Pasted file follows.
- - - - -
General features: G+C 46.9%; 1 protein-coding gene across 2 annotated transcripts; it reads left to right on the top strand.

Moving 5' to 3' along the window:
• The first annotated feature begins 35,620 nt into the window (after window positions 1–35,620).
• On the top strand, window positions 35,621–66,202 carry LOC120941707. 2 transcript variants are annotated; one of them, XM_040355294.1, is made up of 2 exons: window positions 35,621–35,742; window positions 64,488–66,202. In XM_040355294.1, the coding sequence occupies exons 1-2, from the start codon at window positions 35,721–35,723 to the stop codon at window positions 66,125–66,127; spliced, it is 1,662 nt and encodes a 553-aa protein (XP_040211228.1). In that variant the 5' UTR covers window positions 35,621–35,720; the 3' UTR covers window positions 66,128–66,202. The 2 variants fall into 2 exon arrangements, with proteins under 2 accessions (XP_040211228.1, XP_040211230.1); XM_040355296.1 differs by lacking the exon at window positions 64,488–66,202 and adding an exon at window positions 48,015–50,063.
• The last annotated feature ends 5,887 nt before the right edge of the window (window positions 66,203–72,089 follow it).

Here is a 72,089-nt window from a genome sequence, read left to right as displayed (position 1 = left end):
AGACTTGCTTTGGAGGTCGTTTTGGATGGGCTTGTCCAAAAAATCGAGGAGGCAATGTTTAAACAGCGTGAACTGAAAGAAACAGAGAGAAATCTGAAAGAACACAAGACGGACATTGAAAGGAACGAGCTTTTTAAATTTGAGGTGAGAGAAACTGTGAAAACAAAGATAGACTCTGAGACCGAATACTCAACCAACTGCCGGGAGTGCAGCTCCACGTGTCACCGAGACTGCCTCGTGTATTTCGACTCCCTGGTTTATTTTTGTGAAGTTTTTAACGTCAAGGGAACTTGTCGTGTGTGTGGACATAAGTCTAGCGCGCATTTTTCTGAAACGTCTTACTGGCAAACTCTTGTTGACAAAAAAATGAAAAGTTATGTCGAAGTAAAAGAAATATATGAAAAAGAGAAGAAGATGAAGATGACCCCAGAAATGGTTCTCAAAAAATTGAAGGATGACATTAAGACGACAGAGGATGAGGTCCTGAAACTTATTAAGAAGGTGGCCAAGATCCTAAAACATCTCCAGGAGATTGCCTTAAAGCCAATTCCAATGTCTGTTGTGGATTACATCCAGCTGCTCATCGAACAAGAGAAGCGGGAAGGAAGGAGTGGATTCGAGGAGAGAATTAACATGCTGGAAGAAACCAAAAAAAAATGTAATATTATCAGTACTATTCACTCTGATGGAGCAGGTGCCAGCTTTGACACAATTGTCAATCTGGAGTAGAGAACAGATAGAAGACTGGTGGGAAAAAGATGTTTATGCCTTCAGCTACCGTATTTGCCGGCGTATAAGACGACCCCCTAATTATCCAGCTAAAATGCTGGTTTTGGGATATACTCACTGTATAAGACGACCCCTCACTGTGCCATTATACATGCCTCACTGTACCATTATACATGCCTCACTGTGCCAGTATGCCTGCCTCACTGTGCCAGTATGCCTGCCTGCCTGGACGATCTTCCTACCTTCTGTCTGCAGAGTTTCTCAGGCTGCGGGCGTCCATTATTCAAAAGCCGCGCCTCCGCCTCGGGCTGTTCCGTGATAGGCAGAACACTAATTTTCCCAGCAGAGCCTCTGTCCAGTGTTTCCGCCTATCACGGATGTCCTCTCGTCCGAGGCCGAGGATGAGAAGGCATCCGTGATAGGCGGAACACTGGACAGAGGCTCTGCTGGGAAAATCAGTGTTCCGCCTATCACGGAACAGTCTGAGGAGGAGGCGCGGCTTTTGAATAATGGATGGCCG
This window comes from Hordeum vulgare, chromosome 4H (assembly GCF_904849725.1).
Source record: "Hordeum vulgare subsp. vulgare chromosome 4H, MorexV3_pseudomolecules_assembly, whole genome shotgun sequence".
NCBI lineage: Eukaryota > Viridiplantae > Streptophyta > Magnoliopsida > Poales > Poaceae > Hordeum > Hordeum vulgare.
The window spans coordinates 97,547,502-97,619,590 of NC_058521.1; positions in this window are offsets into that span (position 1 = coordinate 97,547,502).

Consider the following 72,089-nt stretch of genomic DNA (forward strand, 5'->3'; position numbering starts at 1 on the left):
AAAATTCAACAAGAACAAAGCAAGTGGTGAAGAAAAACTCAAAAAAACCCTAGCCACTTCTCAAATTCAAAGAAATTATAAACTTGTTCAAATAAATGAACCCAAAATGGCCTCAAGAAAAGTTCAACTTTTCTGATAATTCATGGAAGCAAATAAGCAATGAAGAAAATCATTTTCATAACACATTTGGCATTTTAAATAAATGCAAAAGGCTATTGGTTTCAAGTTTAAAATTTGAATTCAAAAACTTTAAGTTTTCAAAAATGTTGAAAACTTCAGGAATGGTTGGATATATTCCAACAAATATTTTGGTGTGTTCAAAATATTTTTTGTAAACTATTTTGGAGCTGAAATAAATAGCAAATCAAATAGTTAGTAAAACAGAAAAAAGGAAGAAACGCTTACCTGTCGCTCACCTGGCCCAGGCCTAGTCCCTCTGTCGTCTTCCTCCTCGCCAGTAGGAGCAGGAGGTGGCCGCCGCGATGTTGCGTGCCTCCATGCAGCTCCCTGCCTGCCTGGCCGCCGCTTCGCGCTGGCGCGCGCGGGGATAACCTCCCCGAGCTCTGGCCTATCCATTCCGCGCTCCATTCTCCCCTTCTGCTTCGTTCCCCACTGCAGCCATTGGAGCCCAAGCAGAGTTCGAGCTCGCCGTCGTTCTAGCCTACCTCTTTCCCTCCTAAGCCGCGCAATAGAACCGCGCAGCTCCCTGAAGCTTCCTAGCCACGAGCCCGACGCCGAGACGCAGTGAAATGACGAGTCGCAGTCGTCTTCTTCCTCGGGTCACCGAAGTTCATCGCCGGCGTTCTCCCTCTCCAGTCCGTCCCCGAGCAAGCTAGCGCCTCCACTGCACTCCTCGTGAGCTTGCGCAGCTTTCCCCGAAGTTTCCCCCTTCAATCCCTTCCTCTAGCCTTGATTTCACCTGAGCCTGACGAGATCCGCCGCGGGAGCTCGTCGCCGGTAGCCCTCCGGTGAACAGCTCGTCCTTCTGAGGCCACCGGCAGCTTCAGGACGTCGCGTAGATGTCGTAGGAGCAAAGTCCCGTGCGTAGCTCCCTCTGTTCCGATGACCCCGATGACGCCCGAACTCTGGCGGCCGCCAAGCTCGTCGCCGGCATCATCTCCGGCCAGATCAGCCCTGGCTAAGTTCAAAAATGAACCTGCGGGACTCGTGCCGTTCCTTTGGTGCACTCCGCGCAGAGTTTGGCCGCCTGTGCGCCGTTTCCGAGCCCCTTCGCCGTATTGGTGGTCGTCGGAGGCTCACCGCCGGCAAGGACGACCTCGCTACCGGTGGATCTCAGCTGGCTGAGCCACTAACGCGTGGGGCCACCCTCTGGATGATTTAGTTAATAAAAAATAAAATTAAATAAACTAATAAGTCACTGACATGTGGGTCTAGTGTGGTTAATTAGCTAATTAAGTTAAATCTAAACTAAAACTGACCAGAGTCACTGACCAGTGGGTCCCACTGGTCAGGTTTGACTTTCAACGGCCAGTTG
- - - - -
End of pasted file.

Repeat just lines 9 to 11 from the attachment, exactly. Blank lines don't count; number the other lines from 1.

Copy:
Source record: "Hordeum vulgare subsp. vulgare chromosome 4H, MorexV3_pseudomolecules_assembly, whole genome shotgun sequence".
NCBI lineage: Eukaryota > Viridiplantae > Streptophyta > Magnoliopsida > Poales > Poaceae > Hordeum > Hordeum vulgare.
The window spans coordinates 97,547,502-97,619,590 of NC_058521.1; positions in this window are offsets into that span (position 1 = coordinate 97,547,502).